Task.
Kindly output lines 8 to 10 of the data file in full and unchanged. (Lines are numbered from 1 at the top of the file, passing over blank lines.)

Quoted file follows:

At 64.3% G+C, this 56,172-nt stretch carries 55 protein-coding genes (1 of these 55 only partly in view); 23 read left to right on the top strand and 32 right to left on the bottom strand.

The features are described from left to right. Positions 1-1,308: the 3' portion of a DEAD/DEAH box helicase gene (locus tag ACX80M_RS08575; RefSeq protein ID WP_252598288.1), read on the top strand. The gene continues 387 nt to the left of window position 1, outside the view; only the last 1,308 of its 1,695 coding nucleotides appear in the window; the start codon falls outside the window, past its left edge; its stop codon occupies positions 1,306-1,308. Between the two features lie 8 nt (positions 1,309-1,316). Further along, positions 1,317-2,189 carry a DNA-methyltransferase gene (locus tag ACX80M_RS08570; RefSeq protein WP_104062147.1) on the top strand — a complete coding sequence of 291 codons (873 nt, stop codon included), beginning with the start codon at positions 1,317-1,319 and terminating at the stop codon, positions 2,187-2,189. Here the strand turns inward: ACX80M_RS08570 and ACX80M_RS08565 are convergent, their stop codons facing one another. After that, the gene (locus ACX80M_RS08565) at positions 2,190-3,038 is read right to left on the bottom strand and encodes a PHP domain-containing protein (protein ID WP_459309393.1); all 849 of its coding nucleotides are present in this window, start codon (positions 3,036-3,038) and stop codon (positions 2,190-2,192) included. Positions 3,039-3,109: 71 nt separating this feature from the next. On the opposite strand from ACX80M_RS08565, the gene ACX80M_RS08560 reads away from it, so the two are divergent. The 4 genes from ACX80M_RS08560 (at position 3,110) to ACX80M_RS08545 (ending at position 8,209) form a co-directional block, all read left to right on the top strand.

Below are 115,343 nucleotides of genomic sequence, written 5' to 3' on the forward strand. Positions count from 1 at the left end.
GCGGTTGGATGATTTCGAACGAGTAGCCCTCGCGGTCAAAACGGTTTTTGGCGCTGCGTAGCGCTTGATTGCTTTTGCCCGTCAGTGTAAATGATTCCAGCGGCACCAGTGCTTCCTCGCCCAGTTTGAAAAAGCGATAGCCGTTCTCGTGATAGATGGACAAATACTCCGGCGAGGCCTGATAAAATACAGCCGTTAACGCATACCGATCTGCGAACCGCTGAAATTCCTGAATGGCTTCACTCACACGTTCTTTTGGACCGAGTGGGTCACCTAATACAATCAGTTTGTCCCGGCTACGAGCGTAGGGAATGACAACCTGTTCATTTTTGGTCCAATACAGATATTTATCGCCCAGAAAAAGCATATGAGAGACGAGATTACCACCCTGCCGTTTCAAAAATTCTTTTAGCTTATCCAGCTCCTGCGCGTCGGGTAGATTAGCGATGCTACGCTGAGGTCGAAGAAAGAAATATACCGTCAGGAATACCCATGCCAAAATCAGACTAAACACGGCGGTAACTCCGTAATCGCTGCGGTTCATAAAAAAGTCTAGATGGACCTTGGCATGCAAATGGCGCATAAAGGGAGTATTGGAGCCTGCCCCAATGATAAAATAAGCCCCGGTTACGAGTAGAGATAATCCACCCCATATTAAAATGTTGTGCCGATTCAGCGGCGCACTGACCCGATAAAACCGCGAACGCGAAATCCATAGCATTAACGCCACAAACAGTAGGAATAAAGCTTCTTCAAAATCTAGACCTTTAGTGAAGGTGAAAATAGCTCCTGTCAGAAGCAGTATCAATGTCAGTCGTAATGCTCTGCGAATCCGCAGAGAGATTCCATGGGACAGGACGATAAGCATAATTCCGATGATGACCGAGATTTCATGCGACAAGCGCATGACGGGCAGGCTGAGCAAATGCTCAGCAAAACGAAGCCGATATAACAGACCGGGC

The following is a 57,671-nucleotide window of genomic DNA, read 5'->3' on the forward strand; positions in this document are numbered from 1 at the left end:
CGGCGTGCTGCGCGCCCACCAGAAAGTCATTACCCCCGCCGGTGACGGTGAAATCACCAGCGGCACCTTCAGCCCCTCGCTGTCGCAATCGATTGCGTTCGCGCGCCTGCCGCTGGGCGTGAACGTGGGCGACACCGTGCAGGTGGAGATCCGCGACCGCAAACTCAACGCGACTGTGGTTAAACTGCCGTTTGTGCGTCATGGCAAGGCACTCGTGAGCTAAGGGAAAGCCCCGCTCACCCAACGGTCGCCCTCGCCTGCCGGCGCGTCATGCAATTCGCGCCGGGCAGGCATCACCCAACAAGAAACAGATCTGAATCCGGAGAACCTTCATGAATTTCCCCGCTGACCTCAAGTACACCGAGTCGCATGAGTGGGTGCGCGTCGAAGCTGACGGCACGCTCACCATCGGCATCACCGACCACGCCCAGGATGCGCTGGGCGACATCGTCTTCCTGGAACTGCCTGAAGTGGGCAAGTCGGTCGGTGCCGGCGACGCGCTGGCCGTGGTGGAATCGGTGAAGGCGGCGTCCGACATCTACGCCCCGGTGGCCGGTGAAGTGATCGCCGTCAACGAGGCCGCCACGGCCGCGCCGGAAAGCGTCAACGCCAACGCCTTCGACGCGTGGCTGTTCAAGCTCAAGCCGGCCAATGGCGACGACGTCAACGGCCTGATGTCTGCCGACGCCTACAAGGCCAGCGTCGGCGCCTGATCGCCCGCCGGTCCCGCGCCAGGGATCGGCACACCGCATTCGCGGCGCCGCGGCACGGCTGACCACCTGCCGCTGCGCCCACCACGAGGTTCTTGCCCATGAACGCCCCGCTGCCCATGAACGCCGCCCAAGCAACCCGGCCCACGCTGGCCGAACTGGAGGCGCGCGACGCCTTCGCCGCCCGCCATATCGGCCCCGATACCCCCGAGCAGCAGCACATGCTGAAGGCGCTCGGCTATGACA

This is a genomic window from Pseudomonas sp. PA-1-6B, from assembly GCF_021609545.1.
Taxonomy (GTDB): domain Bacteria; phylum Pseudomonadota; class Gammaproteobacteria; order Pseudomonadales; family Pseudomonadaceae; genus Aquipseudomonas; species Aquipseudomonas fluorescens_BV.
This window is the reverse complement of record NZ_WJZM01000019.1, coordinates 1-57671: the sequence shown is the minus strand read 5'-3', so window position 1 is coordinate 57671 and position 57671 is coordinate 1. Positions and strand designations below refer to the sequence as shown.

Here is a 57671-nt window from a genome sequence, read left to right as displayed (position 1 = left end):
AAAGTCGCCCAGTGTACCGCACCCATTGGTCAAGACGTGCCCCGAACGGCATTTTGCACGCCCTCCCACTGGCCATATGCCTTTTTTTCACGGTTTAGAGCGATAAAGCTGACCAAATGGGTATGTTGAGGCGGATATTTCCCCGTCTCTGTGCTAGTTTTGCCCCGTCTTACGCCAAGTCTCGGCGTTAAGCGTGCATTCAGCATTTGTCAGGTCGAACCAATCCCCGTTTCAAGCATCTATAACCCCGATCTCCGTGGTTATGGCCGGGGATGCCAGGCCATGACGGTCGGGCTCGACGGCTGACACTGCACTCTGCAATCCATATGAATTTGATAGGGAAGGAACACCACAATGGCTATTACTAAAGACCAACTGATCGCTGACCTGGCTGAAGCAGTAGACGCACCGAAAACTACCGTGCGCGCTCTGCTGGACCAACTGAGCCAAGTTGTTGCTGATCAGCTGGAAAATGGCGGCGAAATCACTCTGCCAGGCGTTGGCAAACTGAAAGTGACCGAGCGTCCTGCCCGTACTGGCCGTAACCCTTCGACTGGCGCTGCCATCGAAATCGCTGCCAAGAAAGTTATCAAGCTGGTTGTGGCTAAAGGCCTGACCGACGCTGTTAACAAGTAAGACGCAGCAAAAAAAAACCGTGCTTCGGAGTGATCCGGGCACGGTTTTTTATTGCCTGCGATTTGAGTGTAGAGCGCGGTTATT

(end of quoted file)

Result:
Taxonomy (GTDB): domain Bacteria; phylum Pseudomonadota; class Gammaproteobacteria; order Pseudomonadales; family Pseudomonadaceae; genus Aquipseudomonas; species Aquipseudomonas fluorescens_BV.
This window is the reverse complement of record NZ_WJZM01000019.1, coordinates 1-57671: the sequence shown is the minus strand read 5'-3', so window position 1 is coordinate 57671 and position 57671 is coordinate 1. Positions and strand designations below refer to the sequence as shown.

Here is a 57671-nt window from a genome sequence, read left to right as displayed (position 1 = left end):